Monthly Archives: November 2008

Learning Non-believers

Have you ever had a run-in with a learning non-believer? Those people who still train like it’s 1989 and have no idea why you might be trying to do things differently? We all know these people. I had an interaction with one such person yesterday and it got me thinking about how the world of learning has changed and why we need to change with it.

When I first started in the L&D world I was a lowly instructional designer. The most cutting edge things back then were the very early attempts at e-learning. In the course of only eight years since then e-learning, just one small part of learning and development, has taken off and you can now find every possible permutation of e-learning. It changes as rapidly as the world around it. Face-to-face training does not have this kind of flexibility. We can design flexible programs, beautiful programs with many interactive activities and opportunities for practice but will this be enough in such a rapidly changing world?

In a word, no.

The world, and organisations, change so frequently these days how can we possibly hope to design valuable learning experiences that help our learners navigate this world? How can we ever expect to get our head around a topic when it all changes so much? Once upon a time the trainer was an expert who taught others what they knew. That’s how the apprenticeship system worked for hundreds of years. These days the experts are usually the learners. The modern organisation is coplex and dynamic. It no longer requires us to deliver content that we are “accredited” in or consider ourselves experts in. Our expertise is not in the content we teach but in learning and learners. Our learners and our organisations need us, as learning and development professionals, to give them the skills to learn for themselves, to critically analyse, ask questions, seek knowledge.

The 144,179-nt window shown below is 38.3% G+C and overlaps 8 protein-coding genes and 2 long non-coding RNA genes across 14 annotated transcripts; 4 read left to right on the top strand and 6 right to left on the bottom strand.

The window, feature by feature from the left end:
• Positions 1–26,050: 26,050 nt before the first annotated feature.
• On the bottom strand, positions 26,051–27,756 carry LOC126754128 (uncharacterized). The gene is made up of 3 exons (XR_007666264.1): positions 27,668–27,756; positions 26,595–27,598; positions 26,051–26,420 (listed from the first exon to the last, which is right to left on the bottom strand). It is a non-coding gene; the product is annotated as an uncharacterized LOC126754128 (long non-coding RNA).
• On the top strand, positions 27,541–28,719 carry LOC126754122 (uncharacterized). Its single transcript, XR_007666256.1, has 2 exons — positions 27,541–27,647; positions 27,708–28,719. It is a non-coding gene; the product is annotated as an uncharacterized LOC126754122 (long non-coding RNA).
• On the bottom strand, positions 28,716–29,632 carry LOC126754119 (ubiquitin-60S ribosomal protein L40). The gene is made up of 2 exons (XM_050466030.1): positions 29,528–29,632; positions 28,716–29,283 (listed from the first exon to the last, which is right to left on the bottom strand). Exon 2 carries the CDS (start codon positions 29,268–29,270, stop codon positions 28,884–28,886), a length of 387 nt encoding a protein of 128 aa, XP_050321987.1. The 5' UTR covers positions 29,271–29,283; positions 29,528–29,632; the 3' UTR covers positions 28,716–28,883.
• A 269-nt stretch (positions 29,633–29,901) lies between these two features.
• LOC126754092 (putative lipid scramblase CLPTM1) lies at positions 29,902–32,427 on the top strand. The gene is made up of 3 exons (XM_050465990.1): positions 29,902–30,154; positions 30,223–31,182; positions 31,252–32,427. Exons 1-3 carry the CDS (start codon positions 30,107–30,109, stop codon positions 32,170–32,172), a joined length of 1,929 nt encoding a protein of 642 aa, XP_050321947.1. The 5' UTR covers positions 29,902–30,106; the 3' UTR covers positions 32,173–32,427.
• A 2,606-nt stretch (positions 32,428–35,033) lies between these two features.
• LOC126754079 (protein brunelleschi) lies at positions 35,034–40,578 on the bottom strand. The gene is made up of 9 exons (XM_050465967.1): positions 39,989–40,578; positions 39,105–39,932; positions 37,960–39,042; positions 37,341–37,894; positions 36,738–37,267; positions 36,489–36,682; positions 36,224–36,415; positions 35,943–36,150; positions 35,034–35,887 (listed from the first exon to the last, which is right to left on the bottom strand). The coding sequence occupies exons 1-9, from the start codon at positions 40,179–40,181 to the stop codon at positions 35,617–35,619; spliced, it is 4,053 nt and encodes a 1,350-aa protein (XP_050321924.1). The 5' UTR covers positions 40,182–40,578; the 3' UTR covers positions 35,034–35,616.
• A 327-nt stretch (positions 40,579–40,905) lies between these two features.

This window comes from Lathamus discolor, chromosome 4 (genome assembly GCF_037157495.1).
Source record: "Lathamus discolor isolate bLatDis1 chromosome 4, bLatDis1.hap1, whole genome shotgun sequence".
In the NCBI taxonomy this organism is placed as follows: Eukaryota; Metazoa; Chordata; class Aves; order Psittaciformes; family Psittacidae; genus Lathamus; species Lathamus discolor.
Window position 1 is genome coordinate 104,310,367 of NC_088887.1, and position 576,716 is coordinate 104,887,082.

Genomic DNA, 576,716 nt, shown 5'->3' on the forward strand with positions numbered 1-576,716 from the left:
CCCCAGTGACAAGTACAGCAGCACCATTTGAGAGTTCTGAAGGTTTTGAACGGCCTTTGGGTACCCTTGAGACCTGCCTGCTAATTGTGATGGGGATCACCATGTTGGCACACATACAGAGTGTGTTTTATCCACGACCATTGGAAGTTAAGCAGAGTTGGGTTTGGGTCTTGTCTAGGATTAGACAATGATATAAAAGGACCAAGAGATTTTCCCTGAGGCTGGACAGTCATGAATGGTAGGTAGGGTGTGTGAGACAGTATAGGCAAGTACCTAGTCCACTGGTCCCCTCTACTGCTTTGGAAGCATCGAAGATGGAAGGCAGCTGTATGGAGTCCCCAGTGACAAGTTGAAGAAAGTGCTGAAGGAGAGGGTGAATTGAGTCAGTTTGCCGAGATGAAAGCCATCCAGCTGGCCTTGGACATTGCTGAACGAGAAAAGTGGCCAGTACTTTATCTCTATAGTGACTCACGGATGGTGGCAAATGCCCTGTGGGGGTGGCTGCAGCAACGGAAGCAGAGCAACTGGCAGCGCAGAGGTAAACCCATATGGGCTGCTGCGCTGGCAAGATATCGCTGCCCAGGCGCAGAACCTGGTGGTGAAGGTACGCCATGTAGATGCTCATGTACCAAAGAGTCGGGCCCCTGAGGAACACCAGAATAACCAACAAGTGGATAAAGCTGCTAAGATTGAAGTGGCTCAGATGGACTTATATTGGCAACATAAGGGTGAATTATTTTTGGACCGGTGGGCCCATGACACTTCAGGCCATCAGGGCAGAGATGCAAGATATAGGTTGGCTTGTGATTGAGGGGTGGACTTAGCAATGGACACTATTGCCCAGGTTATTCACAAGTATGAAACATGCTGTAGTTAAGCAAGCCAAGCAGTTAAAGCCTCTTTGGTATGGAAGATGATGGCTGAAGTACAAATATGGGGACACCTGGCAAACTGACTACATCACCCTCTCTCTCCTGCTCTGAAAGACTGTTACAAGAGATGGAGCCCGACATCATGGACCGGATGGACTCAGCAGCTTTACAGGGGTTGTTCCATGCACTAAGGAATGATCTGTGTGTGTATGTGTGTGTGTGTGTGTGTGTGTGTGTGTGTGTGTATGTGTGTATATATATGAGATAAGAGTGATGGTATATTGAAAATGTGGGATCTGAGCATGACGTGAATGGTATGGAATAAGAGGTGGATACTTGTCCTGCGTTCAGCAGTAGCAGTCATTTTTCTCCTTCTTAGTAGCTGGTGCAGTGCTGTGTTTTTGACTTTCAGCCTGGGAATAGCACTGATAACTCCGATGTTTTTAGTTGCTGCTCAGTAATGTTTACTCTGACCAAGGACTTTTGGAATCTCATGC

Organisations and learners don’t often realise this for themselves unfortunately. It is emcumbent upon the learning and development community to show them what they can do and how learning and critical thought can make a real difference. It’s not as tangible as an attendance list from a course but the business and individual learning outcomes will be far superior.

So what happens to the non-believers in this world? Sadly I think they, like the dinosaurs before them, will be left behind. Superceded by newer and better adapted learning professionals. Now, honestly ask yourself – am I still a trainer or a learning enabler?

To learn more about informal learning and complex organisations you might want to look at the following blogs:

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